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Mark Jackson on coaching in New York: “It’s a different animal”

Jun 5, 2014, 12:05 PM EST

Mark Jackson AP

Mark Jackson knows a thing or two about New York — he played his college ball at St. John’s then played 500 games over seven seasons for the Knicks, most of them as their starting point guard.

Which is why some Knicks fans want him back as a coach now. That’s not happening — he is a complete oil and water mix with Phil Jackson, the team president. They are very different people. Very. Different philosophies on life, basketball and just about everything else. It’s not that either Jackson is wrong, it’s just a terrible fit.

But Jackson knows a few things about New York. And he talked about it and coaching in New York on an NBA Finals conference call Wednesday (Jackson is part of the broadcast team for ABC for the Finals, along with Jeff Van Gundy and Mike Breem). Here is what Jackson said, as reported by Newsday.

“Everybody’s not made for New York City,” Jackson said during a conference call Wednesday promoting the NBA Finals on ABC. “That’s whether you’re management, whether you’re playing, whether you’re coaching.

“I remember as a kid watching very good to great players play other places, be traded to the Knicks and not be the same type of player, whereas some propelled when they got the opportunity to put on a Knick uniform. And it’s something about the fans. It’s something about the pressure. It’s something about the media.

“So to be quite honest, everybody is not built for it. It’s a different animal. It’s a different monster and it takes a special personality and a person understanding the things that come into play to a ’T’.”

When asked if he wanted to be that coach, Jackson dodged the question and said he thought Phil Jackson would find the right guy.

Phil thinks that guy is Derek Fisher. The two are expected to talk this week.

Jackson sees his job as far more than just hiring a coach or bringing in players (and keeping Carmelo Anthony around), it’s to change the culture of the Knicks organization. In the NBA you win from the top down — why do you think the same markets keep winning NBA titles. Yes, certain markets have advantages, but San Antonio isn’t one of them. Yet here they are in the Finals. Despite what some think Miami is a mid-sized NBA market. But both of them have an ownership committed to a system. The Knicks…. not so much.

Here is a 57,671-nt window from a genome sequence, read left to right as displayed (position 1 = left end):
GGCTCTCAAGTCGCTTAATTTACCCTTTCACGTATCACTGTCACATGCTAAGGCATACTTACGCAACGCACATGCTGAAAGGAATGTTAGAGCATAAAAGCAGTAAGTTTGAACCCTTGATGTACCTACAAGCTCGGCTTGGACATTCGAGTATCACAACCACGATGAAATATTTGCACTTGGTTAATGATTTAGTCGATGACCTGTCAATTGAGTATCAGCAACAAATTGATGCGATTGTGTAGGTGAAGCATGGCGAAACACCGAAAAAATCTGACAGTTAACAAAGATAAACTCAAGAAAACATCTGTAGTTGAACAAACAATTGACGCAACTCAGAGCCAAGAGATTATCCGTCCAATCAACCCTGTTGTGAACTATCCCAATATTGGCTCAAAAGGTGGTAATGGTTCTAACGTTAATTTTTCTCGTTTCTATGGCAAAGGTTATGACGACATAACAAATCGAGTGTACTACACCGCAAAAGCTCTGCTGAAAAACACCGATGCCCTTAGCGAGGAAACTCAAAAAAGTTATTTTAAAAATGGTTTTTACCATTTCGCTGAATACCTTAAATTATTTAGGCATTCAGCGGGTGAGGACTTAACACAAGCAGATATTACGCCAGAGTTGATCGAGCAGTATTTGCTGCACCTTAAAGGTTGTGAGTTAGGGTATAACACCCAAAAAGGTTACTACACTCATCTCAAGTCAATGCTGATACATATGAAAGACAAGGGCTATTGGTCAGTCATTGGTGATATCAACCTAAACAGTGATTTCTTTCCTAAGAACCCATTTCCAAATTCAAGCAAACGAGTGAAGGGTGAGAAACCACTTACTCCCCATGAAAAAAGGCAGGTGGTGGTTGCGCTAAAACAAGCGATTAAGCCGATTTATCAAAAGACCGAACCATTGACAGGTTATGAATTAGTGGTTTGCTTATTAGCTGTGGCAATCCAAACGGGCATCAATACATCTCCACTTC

Phil Jackson knows that is what he must change first. He also knows that is not going to be easy, and he needs the right coach to be his partner.

Mark Jackson is right too, New York is not for everyone. Not as a coach for sure. I don’t know if Derek Fisher is one of those guys or not, but we’re likely going to find out.

  1. jzone954 - Jun 5, 2014 at 12:12 PM

    Not really to be honest…

    • prokilla - Jun 5, 2014 at 4:50 PM

      — why do you think the same markets keep winning NBA titles. ??

      Because the low quality of basketball in the NBA. We keep rehashing the same players from 2 to 1 decades ago. The Duncans, Ginobily, Parker, Kobes, Dwade, Melo.. and so on..

      Nowadays we get a one way player if your lucky..

  2. jzone954 - Jun 5, 2014 at 12:13 PM

    I think we can all agree as of late ,if you wanna see entertaining and good bball in New York ,you might as well go down to Rucker Park.

    • hercstar - Jun 5, 2014 at 12:51 PM

      Rucker is uptown.

      • jimeejohnson - Jun 5, 2014 at 4:48 PM

        Uptown, downtown: you can see better basketball played by amateurs and semi-pros than by those loser Knicks.

  3. aboogy123456 - Jun 5, 2014 at 12:39 PM

    Every single person is not made for New York City? That seems like an over exaggeration, considering so many people live there.

    • duhwighthoward - Jun 5, 2014 at 1:15 PM

      You’ve obviously never been anywhere near project housing.

    • sportsfan18 - Jun 5, 2014 at 1:24 PM

      WAY more people DON’T live in NYC than do…

      • aboogy123456 - Jun 5, 2014 at 1:46 PM